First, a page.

Born between 1965 and 1981, Generation X is no longer the grungy, ripped-jeans kids Time magazine first described in 1990. Gen Xers are now in their peak years of product and service consumption, and they view electronic media as a primary tool for conducting research and accomplishing a vast array of every day tasks.
EMarketer's new Generation X report analyzes the attitudes and behaviors of the first generation to reach maturity sitting in front of computer screens while talking on mobile phones.
According to US Census Bureau statistics, 83.8 million people were in the 25-to-44-year-old Gen X age bracket as of July 2007. And, even to a greater degree than the baby boomers that preceded them, Generation Xers have embraced technology. For information on everything from parenting to consumer products, they go online. For them the Internet, along with mobile phones and PDAs, is a convenient way to shop, bank and network with peers.
Unfortunately, Gen X presents unprecedented challenges to marketers. The media they use is fragmented. They embrace a wider range of lifestyles than previous generations. And, weaned on MTV and cable television, they are largely immune to traditional advertising.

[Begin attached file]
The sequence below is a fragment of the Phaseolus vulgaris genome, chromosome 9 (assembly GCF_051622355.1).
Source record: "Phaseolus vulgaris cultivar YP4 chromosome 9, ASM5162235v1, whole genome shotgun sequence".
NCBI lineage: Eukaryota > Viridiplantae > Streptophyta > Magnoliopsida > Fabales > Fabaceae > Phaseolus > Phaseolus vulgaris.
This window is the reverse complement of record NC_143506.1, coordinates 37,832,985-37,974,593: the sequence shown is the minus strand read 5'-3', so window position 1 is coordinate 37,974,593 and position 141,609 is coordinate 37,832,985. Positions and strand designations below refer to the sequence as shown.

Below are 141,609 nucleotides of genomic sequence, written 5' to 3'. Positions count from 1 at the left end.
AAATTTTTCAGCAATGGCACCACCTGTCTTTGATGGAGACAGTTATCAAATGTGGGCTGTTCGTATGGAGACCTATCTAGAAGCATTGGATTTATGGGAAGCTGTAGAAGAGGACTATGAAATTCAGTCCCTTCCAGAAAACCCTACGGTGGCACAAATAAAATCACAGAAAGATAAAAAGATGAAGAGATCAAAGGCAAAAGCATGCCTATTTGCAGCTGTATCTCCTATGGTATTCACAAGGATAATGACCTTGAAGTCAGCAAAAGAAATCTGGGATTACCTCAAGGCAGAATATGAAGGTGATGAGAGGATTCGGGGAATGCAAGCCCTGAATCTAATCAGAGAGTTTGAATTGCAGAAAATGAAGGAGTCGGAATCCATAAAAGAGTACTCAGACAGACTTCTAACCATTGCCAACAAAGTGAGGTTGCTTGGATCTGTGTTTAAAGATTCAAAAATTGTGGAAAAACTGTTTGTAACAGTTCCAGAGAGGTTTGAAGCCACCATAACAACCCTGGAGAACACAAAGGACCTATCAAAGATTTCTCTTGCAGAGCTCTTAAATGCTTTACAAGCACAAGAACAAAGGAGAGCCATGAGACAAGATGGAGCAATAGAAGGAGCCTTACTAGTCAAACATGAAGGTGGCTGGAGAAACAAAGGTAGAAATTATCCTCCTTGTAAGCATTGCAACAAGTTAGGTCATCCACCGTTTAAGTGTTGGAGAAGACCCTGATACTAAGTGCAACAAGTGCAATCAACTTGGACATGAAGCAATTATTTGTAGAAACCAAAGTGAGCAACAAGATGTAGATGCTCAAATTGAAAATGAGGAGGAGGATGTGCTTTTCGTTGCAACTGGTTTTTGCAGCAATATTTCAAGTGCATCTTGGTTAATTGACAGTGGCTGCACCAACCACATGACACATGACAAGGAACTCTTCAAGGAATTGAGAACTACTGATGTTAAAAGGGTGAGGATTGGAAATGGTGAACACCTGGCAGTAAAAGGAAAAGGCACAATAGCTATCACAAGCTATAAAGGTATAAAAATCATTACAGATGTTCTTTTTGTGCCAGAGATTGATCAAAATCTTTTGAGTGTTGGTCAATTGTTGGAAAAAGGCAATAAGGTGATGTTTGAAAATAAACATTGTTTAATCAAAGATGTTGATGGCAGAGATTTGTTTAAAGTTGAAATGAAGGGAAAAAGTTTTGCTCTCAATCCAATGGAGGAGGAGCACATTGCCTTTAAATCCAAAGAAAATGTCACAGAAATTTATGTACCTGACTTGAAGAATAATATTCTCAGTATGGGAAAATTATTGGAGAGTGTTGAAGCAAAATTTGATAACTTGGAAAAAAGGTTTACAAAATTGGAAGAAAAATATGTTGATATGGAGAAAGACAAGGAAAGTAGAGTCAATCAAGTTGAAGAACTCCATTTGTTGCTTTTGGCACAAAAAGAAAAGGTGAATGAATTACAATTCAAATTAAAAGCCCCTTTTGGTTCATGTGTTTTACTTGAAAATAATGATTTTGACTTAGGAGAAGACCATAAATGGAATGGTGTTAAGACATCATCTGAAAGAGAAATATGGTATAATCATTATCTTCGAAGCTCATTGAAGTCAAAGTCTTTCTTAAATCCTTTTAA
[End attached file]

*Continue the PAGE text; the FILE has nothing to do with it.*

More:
Country radio is fortunate, at least. that we can watch younger-targeted radio formats over the next three to five years and learn from mistakes they make, but one thing is certain: we won't be doing things the same way in ten years .. or we'll be only a 50+ format!
Fortunately, there are many examples of successful country stations which have found that they can use core values univerals to do well across the demographic spectrum of the family reunion that is the country target audience, from teens to seniors.